The series is woven around a troubled, alcohol-dependent, self-harming, female journalist Camille (single and in her thirties incidentally) who returns to the small town of her birth and childhood, Wind Gap, Missouri, to report on two similarly gruesome murders of teenage girls. While the series is a murder mystery, it equally delves into the psychology, not just of the principal characters, but also of the town, and thus a culture as a whole.

There is a lot that impresses in Sharp Objects — the manner in which the storytelling gently unwraps a plot that is dark, disturbing and shocking, the stellar and crafty control that Jean-Marc Vallée exercises on his narrative, the cinematography that is fluid and still manages to suggest that something sinister lurks within Wind Gap, the editing which keeps this narrative languid yet sharp and consistently evokes a haunting sensation.

Sharp Objects is also liberating (apart from its positive performance on Bechdel parameters) as content — for female actors and for audiences in giving us female centric and female driven shows that do not bear the burden of providing either role-models or even uplifting messages. 

Instead, it presents a world where women are dangerous and dysfunctional but very real — a world where women are neither pure victims, nor pure aggressors. A world where they occupy the grey areas, complex and contradictory as agents in a power play, in which they control some reigns too.

But to me personally, and perhaps to many young women viewers across the world, what makes Sharp Objects particularly impactful, perhaps almost poignant, is the manner in which it unravels the whole idea, the culture, the entire psychology of that childhood admonishment “Nice girls don’t do that.” Sharp Objects explores the sinister and dark possibilities of what the corollary of that thinking could be.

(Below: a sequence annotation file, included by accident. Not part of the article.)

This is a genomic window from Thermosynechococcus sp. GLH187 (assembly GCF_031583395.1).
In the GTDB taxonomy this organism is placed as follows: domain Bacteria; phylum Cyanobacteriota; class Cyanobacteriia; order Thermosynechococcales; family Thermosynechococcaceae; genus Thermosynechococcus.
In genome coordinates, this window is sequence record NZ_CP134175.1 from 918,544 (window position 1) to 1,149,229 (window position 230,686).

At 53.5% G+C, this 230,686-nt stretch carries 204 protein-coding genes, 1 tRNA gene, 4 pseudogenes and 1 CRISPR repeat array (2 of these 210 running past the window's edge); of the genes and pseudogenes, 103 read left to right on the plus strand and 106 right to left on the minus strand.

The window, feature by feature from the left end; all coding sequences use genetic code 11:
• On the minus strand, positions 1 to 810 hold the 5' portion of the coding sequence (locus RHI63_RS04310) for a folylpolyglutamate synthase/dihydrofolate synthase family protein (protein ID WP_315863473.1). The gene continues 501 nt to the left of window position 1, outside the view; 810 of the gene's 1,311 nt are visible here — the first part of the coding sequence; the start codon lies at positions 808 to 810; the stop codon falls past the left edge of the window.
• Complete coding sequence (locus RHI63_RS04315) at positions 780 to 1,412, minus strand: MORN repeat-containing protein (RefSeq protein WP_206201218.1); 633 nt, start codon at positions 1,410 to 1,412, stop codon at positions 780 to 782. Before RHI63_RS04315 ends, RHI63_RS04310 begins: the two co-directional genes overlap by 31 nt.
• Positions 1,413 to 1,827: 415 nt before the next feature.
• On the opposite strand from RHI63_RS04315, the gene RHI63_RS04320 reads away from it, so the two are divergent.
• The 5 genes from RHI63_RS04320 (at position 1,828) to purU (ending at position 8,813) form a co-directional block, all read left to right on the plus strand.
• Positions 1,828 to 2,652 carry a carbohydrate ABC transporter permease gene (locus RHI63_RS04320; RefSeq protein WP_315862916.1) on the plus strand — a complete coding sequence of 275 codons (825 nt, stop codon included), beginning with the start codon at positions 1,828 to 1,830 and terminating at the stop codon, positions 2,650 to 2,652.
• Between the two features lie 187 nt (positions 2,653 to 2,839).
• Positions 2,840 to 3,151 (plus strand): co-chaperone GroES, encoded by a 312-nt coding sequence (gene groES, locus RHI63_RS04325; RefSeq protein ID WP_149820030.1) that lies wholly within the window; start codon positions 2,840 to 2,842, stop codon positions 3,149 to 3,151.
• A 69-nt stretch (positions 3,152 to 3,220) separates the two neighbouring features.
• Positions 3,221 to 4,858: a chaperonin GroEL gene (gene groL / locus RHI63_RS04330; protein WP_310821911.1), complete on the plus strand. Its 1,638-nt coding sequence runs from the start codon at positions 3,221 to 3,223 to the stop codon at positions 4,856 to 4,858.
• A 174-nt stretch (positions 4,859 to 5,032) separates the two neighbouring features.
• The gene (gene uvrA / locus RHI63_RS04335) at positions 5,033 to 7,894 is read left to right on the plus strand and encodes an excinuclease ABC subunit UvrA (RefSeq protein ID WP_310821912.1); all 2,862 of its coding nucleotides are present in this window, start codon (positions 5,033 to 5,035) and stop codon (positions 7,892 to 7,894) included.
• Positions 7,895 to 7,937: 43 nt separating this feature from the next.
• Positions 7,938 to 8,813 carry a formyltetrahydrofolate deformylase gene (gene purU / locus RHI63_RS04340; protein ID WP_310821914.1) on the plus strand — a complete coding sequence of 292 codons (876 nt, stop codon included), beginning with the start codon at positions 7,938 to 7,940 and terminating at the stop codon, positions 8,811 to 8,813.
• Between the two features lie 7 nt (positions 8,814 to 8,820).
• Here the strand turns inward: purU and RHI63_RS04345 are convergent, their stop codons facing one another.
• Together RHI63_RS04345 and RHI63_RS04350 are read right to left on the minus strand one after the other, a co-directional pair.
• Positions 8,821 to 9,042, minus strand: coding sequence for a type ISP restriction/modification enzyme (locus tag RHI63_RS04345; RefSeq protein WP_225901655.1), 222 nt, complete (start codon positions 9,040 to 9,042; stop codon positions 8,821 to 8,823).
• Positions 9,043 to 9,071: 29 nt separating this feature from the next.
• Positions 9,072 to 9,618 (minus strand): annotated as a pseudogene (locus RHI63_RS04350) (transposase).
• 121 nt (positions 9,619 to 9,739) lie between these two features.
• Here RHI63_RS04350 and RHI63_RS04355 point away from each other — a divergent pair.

“Nice girls don’t do that.”

“Who does?”

“Bad girls.”

“So I’m a bad girl.”

“You shouldn’t be a bad girl.”

“Why not?”

“Bad girls get in trouble.”

“What trouble? What happens to bad girls?”

“Bad things.”

“What bad things?”

“Very bad things.”

“How bad?”


“Like what?”


A point the show makes early on is that both the victims of the introductory brutal murders were not your typically nice girly-girls. Camille, the traumatised protagonist carrying a burden from her past was herself not a nice girl. Amma, her deceptive half-sister manipulates the nice girl act to defy her controlling mother. But perhaps the most incisive critique on the whole ‘Be a nice girl’ culture, in fact the whole ‘nice’ culture — nice folks, nice manners, nice homes, nice towns — comes in the form of Adora’s character and the manner in which beneath the whole veneer of nice, a whole town is complicit in damning secrets and not-so-nice acts. At one point early on in the show, Adora tells her firstborn Camille, with whom she has a strained relationship (to put it mildly), “I just want things to be nice with us but maybe I don’t know how..” Interestingly it is this very notion of ‘nice’ that becomes the most oppressive and deceptive experience of young Camille, and later Amma’s growing years.